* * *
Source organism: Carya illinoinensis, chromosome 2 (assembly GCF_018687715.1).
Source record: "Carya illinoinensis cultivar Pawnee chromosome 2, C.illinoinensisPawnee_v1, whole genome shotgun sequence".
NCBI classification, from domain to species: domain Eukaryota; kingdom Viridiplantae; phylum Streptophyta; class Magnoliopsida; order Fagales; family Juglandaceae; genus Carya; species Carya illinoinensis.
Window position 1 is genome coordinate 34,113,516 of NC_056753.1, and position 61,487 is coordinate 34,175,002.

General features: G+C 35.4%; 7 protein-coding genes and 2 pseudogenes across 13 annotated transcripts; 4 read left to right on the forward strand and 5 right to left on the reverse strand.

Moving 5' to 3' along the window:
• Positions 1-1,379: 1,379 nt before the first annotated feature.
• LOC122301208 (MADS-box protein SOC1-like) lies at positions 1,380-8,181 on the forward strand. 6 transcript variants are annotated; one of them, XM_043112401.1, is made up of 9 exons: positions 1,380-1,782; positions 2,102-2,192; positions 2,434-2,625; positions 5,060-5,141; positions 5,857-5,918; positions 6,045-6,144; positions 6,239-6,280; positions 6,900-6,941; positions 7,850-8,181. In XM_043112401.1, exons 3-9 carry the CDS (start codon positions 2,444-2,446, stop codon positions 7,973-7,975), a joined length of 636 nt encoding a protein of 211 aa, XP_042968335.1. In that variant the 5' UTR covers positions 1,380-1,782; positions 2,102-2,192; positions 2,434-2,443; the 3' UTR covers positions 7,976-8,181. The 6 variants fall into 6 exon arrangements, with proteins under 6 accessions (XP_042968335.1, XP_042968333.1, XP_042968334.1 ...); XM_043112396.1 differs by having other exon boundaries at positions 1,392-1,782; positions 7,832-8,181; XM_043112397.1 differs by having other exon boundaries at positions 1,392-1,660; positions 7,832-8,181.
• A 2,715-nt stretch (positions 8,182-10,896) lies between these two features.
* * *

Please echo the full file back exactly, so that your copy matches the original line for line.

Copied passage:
Source organism: Carya illinoinensis, chromosome 2 (assembly GCF_018687715.1).
Source record: "Carya illinoinensis cultivar Pawnee chromosome 2, C.illinoinensisPawnee_v1, whole genome shotgun sequence".
NCBI classification, from domain to species: domain Eukaryota; kingdom Viridiplantae; phylum Streptophyta; class Magnoliopsida; order Fagales; family Juglandaceae; genus Carya; species Carya illinoinensis.
Window position 1 is genome coordinate 34,113,516 of NC_056753.1, and position 61,487 is coordinate 34,175,002.

General features: G+C 35.4%; 7 protein-coding genes and 2 pseudogenes across 13 annotated transcripts; 4 read left to right on the forward strand and 5 right to left on the reverse strand.

Moving 5' to 3' along the window:
• Positions 1-1,379: 1,379 nt before the first annotated feature.
• LOC122301208 (MADS-box protein SOC1-like) lies at positions 1,380-8,181 on the forward strand. 6 transcript variants are annotated; one of them, XM_043112401.1, is made up of 9 exons: positions 1,380-1,782; positions 2,102-2,192; positions 2,434-2,625; positions 5,060-5,141; positions 5,857-5,918; positions 6,045-6,144; positions 6,239-6,280; positions 6,900-6,941; positions 7,850-8,181. In XM_043112401.1, exons 3-9 carry the CDS (start codon positions 2,444-2,446, stop codon positions 7,973-7,975), a joined length of 636 nt encoding a protein of 211 aa, XP_042968335.1. In that variant the 5' UTR covers positions 1,380-1,782; positions 2,102-2,192; positions 2,434-2,443; the 3' UTR covers positions 7,976-8,181. The 6 variants fall into 6 exon arrangements, with proteins under 6 accessions (XP_042968335.1, XP_042968333.1, XP_042968334.1 ...); XM_043112396.1 differs by having other exon boundaries at positions 1,392-1,782; positions 7,832-8,181; XM_043112397.1 differs by having other exon boundaries at positions 1,392-1,660; positions 7,832-8,181.
• A 2,715-nt stretch (positions 8,182-10,896) lies between these two features.